Name: Emily L. Atieh
Major(s) and Minor: Major: Chemistry, Minor: Religion
Year: Graduated 2013
Why did you choose chemistry as your major?
I’ve always loved all sciences, from microbiology to astrophysics. But all science stems from a good understanding of chemistry. In high school, I really enjoyed learning about cells, but I was never satisfied with the explanations in the book – everything was explained in a macroscopic sense. I wanted to know more about the underlying “why,” and it was only through chemistry that I could find those reasons. Still, every time I read a science article or even just witness some phenomenon in every-day life, I try to stop and think about what is going on at the molecular level.
What did you like most about it?
The chemistry major was well-rounded enough that I really got to broaden my skills. Through my chemistry courses, I learned more about mathematics than I did in my math courses. I learned to be a better writer from my lab reports, a better problem-solver from my failed lab experiments, and a critical thinker from the journal articles I read. It was a challenging major, no doubt, but it made me a better person for it and showed me what I was capable of when I really had no idea.
What is your current position, what do you do, and what do you enjoy most about it?
Currently, I am a third-year graduate student here at CCB. I work in Professor York’s lab, as the first (and currently only) chemistry education researcher. I am interested in how to help General Chemistry students succeed. I run the Teaching Internship Program in General Chemistry, which offers a variety of supplemental instruction to our students. Essentially, I teach them how to be better teachers to the students. I also teach the course, Introduction to Chemistry Education, which explores the current literature in chemistry education. Many students don’t know how much research is done on education, and the overwhelming majority are pre-meds/pharmacy students – so, not teachers. But they still enjoy it and become better learners and communicators, which is important in any profession. My favorite part is after the course, when they tell me how they had no idea this field existed, and many of the pre-meds have decided to explore medical education in the future as well. Also, I just saw my first set of students graduate, which was bitter-sweet, but also really heart-warming.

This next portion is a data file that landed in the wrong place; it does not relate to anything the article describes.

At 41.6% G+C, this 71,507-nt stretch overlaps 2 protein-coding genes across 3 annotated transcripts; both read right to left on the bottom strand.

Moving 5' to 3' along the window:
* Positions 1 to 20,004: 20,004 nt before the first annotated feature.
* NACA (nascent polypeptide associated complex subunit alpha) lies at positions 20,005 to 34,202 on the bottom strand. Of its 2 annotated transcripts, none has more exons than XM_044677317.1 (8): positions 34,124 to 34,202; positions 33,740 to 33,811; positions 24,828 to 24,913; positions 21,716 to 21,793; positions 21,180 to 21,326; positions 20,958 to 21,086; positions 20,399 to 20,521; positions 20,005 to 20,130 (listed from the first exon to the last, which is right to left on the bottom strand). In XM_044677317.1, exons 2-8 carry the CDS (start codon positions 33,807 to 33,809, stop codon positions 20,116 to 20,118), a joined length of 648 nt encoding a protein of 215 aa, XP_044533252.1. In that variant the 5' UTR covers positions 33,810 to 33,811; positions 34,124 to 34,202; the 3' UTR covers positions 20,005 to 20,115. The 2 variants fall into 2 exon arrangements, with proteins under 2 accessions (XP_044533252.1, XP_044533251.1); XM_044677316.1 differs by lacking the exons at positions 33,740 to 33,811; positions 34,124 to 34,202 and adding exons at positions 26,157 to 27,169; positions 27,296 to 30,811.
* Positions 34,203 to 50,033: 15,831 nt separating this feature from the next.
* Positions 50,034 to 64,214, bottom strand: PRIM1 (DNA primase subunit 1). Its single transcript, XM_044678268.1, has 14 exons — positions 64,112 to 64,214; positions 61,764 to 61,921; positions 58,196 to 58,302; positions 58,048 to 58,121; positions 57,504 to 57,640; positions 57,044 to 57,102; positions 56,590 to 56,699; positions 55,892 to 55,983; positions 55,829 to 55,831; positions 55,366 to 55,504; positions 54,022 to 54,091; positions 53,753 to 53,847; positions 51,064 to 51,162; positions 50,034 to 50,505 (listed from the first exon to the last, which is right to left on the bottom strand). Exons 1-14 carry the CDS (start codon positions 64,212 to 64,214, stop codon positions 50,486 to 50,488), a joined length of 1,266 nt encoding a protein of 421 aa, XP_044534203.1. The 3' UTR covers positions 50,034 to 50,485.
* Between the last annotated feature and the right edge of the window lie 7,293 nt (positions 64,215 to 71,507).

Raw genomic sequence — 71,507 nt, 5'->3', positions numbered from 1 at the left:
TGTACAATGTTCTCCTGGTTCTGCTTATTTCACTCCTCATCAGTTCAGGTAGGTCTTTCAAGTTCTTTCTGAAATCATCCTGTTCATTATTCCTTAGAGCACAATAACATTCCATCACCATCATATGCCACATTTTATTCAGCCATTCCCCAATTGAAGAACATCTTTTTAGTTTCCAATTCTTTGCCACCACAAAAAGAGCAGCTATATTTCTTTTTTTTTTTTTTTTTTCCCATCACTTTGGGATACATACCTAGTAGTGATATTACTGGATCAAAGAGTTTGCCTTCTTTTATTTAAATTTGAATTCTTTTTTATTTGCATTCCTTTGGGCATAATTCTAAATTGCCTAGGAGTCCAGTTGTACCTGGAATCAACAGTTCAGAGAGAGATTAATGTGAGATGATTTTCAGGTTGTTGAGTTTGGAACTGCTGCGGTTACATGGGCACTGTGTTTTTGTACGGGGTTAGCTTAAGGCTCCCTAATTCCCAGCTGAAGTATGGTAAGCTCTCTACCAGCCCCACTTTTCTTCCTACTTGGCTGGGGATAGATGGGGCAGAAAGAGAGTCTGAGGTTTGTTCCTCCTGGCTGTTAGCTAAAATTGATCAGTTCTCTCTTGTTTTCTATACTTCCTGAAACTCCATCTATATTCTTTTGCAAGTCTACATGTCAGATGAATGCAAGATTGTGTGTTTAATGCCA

What was your first job after Rutgers and how did you get it?
In my senior year, I was accepted into the Graduate School of Education’s Master’s program for the following fall, intending to become a high school chemistry teacher. I had taught the chemistry labs (171) in my senior year, and was looking for more teaching opportunities to earn some money in the summer. The professor for the lab courses instead recommended me to Professor York, who was just starting a new project in General Chemistry. The day after my undergraduate graduation, I started working full-time with Professor York and his eLearning team as a content developer. I mostly created videos, homework/quiz assignments, and other learning materials for General Chemistry and the summer ChemPrep course.
How did you move from that first job to your current position?
The summer job with eLearning turned into much more, as I continued to work there during my Master’s degree. After about a year in the program, I started the Teaching Internship in General Chemistry and I realized I didn’t want to teach high school anymore, I wanted to work in higher education. I completed my master’s degree in 2015, and joined Professor York’s lab as a Ph.D. student right after.
Looking back, what classes or experiences at Rutgers would you point to as contributing to your successes?
I would say two courses really contributed to my success, molecular biology/biochemistry and physical chemistry. MBB was tough, but it gave me a greater appreciation for the complexity of life. It is amazing all of the reactions that are constantly occurring, just for you to do something as simple as replicate skin cells after you get a scratch. Physical chemistry was the only course I was dreading as a chemistry major, and it was wonderful. I didn’t think I would be able to grasp the concepts, but I felt like I never actually understood chemistry until after that class. My religion minor provided me with a deeper knowledge of the world and greater empathy for people. Teaching the chemistry labs (via Chem-499) was the best decision I was ever talked into, and led to my love for teaching and current position.
What advice do you have for our current Arts and Sciences students?
College is a fresh start. Do all the things you didn’t think you were good at, because whether or not you were good is now irrelevant. Being “bad at math” or a “bad public speaker” is not an end state. No one knows you were bad at sports in high school, so go out there and play some soccer. Also, pick a major relevant to your field, and a minor relevant to your personal interests. Taking a history or art class is a great break from your science classes. Take every opportunity to learn about as many things as possible, even if “it’s not going to be on the test.” Make connections!! Put yourself out there – that random person you meet in class could be the one to recommend you to your first job!